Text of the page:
Know - may God lead you on the way of realization and lead you, and us, on the road to success! - that there is no way to travel the Sufi path (tasawwuf), especially if one is aspiring toward unveiling (kashf) and realization (tahqîq), without constant and complete obedience and submission to a "realized" (muhaqqiq) shaykh, a spiritual guide (murshid) joining together esoteric truth (haqîqa) and exoteric law (sharî`a). For the spiritual path is perilous and the slightest deviation from the road that is laid out results in missing the goal by a great distance.
Abû l-Hasan al-Shushtarî 1 expressed it this way:
"He (that is, the aspirant) cannot do without placing his affairs in the hands of someone who will command him [to do good], forbid him [what is evil], and watch over him. For the way is perilous: few are the travellers and many are those who cut short the road.
Often, the traveller believes himself to be in the middle of the road when he is already turning his back on his goal. It has sufficed that he deviate by the distance of a finger, and he is already off the path and lost.
The way is narrow, in truth, for him whose soul, following anchored habits, wishes to dispose freely of a body (badan) that it is called to leave. The demon of this road knows well its stations and stages."
Abû Yazîd is reported to have said the following:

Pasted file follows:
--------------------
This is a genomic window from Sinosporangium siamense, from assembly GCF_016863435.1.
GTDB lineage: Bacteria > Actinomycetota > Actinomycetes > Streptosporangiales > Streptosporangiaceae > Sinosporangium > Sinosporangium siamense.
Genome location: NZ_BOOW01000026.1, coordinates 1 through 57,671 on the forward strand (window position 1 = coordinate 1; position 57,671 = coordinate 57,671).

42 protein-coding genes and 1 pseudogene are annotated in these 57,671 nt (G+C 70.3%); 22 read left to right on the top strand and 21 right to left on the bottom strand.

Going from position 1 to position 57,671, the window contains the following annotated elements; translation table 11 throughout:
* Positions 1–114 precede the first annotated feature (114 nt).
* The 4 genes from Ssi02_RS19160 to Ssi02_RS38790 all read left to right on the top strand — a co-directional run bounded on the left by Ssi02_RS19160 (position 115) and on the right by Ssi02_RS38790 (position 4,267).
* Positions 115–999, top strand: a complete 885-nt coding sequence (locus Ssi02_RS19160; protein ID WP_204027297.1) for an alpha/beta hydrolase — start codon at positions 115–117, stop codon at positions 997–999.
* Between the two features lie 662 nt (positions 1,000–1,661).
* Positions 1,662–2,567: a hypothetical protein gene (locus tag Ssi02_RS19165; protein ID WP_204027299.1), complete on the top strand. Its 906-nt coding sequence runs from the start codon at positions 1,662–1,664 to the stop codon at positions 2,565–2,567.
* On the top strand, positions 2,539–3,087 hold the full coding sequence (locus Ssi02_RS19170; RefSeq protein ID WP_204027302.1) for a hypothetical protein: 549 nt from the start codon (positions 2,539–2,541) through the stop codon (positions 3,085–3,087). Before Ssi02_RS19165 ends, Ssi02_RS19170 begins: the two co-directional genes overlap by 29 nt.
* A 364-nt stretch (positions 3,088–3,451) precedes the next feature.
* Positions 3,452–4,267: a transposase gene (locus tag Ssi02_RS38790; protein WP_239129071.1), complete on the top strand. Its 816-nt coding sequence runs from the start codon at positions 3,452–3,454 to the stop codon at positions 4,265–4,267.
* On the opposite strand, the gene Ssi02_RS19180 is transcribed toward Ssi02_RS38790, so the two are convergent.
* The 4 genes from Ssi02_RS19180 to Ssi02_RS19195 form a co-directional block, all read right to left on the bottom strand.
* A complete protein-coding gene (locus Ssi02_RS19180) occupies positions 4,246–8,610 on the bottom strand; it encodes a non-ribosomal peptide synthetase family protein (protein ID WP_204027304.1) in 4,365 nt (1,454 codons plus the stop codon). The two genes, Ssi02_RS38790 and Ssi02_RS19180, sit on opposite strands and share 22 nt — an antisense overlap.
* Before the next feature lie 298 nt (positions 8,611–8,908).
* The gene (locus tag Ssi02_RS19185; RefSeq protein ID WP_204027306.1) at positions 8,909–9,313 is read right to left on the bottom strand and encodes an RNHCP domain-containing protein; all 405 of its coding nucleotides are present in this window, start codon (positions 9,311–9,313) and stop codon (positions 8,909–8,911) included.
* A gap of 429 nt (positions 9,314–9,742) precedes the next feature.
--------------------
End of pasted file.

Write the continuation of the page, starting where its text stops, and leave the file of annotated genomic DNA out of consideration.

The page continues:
"He who, has no master has Satan as his master."
Al-Daqqâq 2 said:
"The tree that grows by itself, without having been planted, grows leaves but no fruit. If it does grow fruit its fruit is not like the fruit of trees that have been planted.
Abû `Amr al-Zajjâjî 3 said:
"Nothing will come from the man who has no master, even should he have visions of the invisible."
Shaykh Abû l-`Abbâs al-Mursî 4 said:
"He who has not had a shaykh on this path [the Sufi path] will not be able to make his neighbor happy. Even were he endowed with great intelligence and a submissive soul, such a man, if he is satisfied with what the master of erudition (shayh al-ta`lîm) teaches him, he will not reach the perfection of him who places himself in the hands of a master educator (shayh al-murabbî).
The soul is always covered with thick veils, strongly inclined to associate [illusory realities with God], and it is inevitably left with the stains of futility (ru`ûnât). This state cannot totally cease unless one places oneself in the hands of a third person, and if one places oneself under the person's authority and power.
Such is also the case for those for whom God has reserved special graces, whom He has taken and attracted in His Presence: those individuals will not attain the function of spiritual guide (mashyaha), despite how far they have progressed."
1 Abû l-Hasan al-Shushtarî , an Andalusian traveller on the way and poet
2 Abû 'Alî al-Daqqâq, d. 412 /1021, was al-Qushayri's Sufi master, as well as his father-in-law.
3 Abû `Amr al-Zajjâjî, A Sufi from Nishapour; in Baghdad he was the disciple of Junayd, and spent a number of years in Mecca, where he died in 348 / 959-960.
4 Schaykh Abû l-`Abbâs al-Mursî, successor to Imam Shâdhilî, d. 694/1296 in Alexandria. One of his disciple was Ibn `Atâ' Allâh.
quoted from: The Autobiography of a Moroccan Soufi: Ahmad Ibn `Ajiba;
from: Fri, Sep 17, 2004
upd.: Fri, 11 Jul 2008